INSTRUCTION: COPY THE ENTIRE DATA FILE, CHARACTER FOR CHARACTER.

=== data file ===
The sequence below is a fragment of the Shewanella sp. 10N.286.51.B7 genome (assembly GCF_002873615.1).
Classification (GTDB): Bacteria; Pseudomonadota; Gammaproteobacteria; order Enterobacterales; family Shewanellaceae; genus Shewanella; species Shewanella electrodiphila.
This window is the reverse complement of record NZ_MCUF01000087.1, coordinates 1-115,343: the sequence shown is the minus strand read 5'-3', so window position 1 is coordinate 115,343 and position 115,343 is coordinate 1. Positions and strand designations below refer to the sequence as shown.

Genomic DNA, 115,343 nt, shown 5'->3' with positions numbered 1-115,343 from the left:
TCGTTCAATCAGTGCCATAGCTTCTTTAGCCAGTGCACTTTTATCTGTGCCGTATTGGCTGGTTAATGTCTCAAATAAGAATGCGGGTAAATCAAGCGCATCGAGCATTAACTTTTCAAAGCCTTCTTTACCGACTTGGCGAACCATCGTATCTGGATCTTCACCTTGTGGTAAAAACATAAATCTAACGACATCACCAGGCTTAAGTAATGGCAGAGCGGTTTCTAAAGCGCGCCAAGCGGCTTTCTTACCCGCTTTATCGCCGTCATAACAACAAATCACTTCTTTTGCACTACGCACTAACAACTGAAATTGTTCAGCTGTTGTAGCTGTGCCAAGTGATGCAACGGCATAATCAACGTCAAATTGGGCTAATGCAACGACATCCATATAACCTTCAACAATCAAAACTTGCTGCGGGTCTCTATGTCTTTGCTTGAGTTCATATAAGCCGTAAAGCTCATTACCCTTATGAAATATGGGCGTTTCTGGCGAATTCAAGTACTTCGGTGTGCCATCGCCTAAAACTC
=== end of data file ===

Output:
The sequence below is a fragment of the Shewanella sp. 10N.286.51.B7 genome (assembly GCF_002873615.1).
Classification (GTDB): Bacteria; Pseudomonadota; Gammaproteobacteria; order Enterobacterales; family Shewanellaceae; genus Shewanella; species Shewanella electrodiphila.
This window is the reverse complement of record NZ_MCUF01000087.1, coordinates 1-115,343: the sequence shown is the minus strand read 5'-3', so window position 1 is coordinate 115,343 and position 115,343 is coordinate 1. Positions and strand designations below refer to the sequence as shown.

Genomic DNA, 115,343 nt, shown 5'->3' with positions numbered 1-115,343 from the left:
TCGTTCAATCAGTGCCATAGCTTCTTTAGCCAGTGCACTTTTATCTGTGCCGTATTGGCTGGTTAATGTCTCAAATAAGAATGCGGGTAAATCAAGCGCATCGAGCATTAACTTTTCAAAGCCTTCTTTACCGACTTGGCGAACCATCGTATCTGGATCTTCACCTTGTGGTAAAAACATAAATCTAACGACATCACCAGGCTTAAGTAATGGCAGAGCGGTTTCTAAAGCGCGCCAAGCGGCTTTCTTACCCGCTTTATCGCCGTCATAACAACAAATCACTTCTTTTGCACTACGCACTAACAACTGAAATTGTTCAGCTGTTGTAGCTGTGCCAAGTGATGCAACGGCATAATCAACGTCAAATTGGGCTAATGCAACGACATCCATATAACCTTCAACAATCAAAACTTGCTGCGGGTCTCTATGTCTTTGCTTGAGTTCATATAAGCCGTAAAGCTCATTACCCTTATGAAATATGGGCGTTTCTGGCGAATTCAAGTACTTCGGTGTGCCATCGCCTAAAACTC